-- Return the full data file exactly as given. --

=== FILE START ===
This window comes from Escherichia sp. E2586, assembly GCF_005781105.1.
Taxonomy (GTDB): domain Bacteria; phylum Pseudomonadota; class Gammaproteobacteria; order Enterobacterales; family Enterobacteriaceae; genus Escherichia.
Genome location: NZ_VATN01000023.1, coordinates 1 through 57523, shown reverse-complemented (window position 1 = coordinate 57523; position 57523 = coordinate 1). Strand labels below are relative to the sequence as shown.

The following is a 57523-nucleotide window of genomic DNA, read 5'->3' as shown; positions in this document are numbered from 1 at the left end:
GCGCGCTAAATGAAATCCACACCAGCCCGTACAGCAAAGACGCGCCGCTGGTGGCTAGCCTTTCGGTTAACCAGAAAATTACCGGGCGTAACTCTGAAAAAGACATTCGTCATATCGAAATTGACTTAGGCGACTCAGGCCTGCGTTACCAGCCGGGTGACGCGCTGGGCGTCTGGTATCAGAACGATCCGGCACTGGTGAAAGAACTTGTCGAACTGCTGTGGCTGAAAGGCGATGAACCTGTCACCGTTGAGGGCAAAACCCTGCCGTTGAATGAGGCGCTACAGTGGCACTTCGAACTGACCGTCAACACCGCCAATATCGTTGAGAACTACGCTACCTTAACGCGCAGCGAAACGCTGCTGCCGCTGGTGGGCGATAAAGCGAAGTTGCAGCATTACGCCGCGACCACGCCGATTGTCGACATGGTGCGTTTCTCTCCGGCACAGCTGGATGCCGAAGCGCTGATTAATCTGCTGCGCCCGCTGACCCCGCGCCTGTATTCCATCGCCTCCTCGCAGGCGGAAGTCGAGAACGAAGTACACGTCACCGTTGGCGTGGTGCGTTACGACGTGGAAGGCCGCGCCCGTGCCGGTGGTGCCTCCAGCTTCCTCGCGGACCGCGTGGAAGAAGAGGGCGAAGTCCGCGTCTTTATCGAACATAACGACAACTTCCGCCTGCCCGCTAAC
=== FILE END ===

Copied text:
This window comes from Escherichia sp. E2586, assembly GCF_005781105.1.
Taxonomy (GTDB): domain Bacteria; phylum Pseudomonadota; class Gammaproteobacteria; order Enterobacterales; family Enterobacteriaceae; genus Escherichia.
Genome location: NZ_VATN01000023.1, coordinates 1 through 57523, shown reverse-complemented (window position 1 = coordinate 57523; position 57523 = coordinate 1). Strand labels below are relative to the sequence as shown.

The following is a 57523-nucleotide window of genomic DNA, read 5'->3' as shown; positions in this document are numbered from 1 at the left end:
GCGCGCTAAATGAAATCCACACCAGCCCGTACAGCAAAGACGCGCCGCTGGTGGCTAGCCTTTCGGTTAACCAGAAAATTACCGGGCGTAACTCTGAAAAAGACATTCGTCATATCGAAATTGACTTAGGCGACTCAGGCCTGCGTTACCAGCCGGGTGACGCGCTGGGCGTCTGGTATCAGAACGATCCGGCACTGGTGAAAGAACTTGTCGAACTGCTGTGGCTGAAAGGCGATGAACCTGTCACCGTTGAGGGCAAAACCCTGCCGTTGAATGAGGCGCTACAGTGGCACTTCGAACTGACCGTCAACACCGCCAATATCGTTGAGAACTACGCTACCTTAACGCGCAGCGAAACGCTGCTGCCGCTGGTGGGCGATAAAGCGAAGTTGCAGCATTACGCCGCGACCACGCCGATTGTCGACATGGTGCGTTTCTCTCCGGCACAGCTGGATGCCGAAGCGCTGATTAATCTGCTGCGCCCGCTGACCCCGCGCCTGTATTCCATCGCCTCCTCGCAGGCGGAAGTCGAGAACGAAGTACACGTCACCGTTGGCGTGGTGCGTTACGACGTGGAAGGCCGCGCCCGTGCCGGTGGTGCCTCCAGCTTCCTCGCGGACCGCGTGGAAGAAGAGGGCGAAGTCCGCGTCTTTATCGAACATAACGACAACTTCCGCCTGCCCGCTAAC